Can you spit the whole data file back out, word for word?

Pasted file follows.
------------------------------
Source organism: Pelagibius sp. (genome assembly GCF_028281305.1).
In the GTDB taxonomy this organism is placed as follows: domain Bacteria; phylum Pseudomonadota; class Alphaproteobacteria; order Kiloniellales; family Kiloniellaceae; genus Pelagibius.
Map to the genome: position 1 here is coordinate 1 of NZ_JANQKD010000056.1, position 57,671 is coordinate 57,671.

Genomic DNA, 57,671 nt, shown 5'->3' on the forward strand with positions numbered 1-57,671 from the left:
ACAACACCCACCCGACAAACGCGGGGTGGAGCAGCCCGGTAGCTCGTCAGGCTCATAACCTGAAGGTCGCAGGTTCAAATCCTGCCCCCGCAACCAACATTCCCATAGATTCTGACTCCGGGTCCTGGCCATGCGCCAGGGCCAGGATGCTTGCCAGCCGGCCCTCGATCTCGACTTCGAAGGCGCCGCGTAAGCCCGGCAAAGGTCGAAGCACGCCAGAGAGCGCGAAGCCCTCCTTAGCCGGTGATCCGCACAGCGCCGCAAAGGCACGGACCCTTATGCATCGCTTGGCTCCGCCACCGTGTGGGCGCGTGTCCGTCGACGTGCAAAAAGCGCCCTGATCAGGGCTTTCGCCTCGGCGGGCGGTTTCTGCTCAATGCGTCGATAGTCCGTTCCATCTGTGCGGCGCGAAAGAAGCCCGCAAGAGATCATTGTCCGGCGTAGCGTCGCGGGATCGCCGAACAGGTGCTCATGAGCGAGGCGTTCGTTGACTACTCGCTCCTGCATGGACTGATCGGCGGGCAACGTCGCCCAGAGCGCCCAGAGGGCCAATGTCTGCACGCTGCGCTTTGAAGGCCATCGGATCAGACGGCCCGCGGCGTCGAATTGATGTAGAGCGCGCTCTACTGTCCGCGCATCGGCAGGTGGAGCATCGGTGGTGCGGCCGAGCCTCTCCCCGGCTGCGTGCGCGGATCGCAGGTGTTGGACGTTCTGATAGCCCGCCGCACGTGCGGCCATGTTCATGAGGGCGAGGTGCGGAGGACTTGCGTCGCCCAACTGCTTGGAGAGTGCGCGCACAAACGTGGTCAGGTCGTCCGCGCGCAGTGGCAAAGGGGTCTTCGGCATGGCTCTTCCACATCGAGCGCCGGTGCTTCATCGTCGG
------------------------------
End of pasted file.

Source organism: Pelagibius sp. (genome assembly GCF_028281305.1).
In the GTDB taxonomy this organism is placed as follows: domain Bacteria; phylum Pseudomonadota; class Alphaproteobacteria; order Kiloniellales; family Kiloniellaceae; genus Pelagibius.
Map to the genome: position 1 here is coordinate 1 of NZ_JANQKD010000056.1, position 57,671 is coordinate 57,671.

Genomic DNA, 57,671 nt, shown 5'->3' on the forward strand with positions numbered 1-57,671 from the left:
ACAACACCCACCCGACAAACGCGGGGTGGAGCAGCCCGGTAGCTCGTCAGGCTCATAACCTGAAGGTCGCAGGTTCAAATCCTGCCCCCGCAACCAACATTCCCATAGATTCTGACTCCGGGTCCTGGCCATGCGCCAGGGCCAGGATGCTTGCCAGCCGGCCCTCGATCTCGACTTCGAAGGCGCCGCGTAAGCCCGGCAAAGGTCGAAGCACGCCAGAGAGCGCGAAGCCCTCCTTAGCCGGTGATCCGCACAGCGCCGCAAAGGCACGGACCCTTATGCATCGCTTGGCTCCGCCACCGTGTGGGCGCGTGTCCGTCGACGTGCAAAAAGCGCCCTGATCAGGGCTTTCGCCTCGGCGGGCGGTTTCTGCTCAATGCGTCGATAGTCCGTTCCATCTGTGCGGCGCGAAAGAAGCCCGCAAGAGATCATTGTCCGGCGTAGCGTCGCGGGATCGCCGAACAGGTGCTCATGAGCGAGGCGTTCGTTGACTACTCGCTCCTGCATGGACTGATCGGCGGGCAACGTCGCCCAGAGCGCCCAGAGGGCCAATGTCTGCACGCTGCGCTTTGAAGGCCATCGGATCAGACGGCCCGCGGCGTCGAATTGATGTAGAGCGCGCTCTACTGTCCGCGCATCGGCAGGTGGAGCATCGGTGGTGCGGCCGAGCCTCTCCCCGGCTGCGTGCGCGGATCGCAGGTGTTGGACGTTCTGATAGCCCGCCGCACGTGCGGCCATGTTCATGAGGGCGAGGTGCGGAGGACTTGCGTCGCCCAACTGCTTGGAGAGTGCGCGCACAAACGTGGTCAGGTCGTCCGCGCGCAGTGGCAAAGGGGTCTTCGGCATGGCTCTTCCACATCGAGCGCCGGTGCTTCATCGTCGG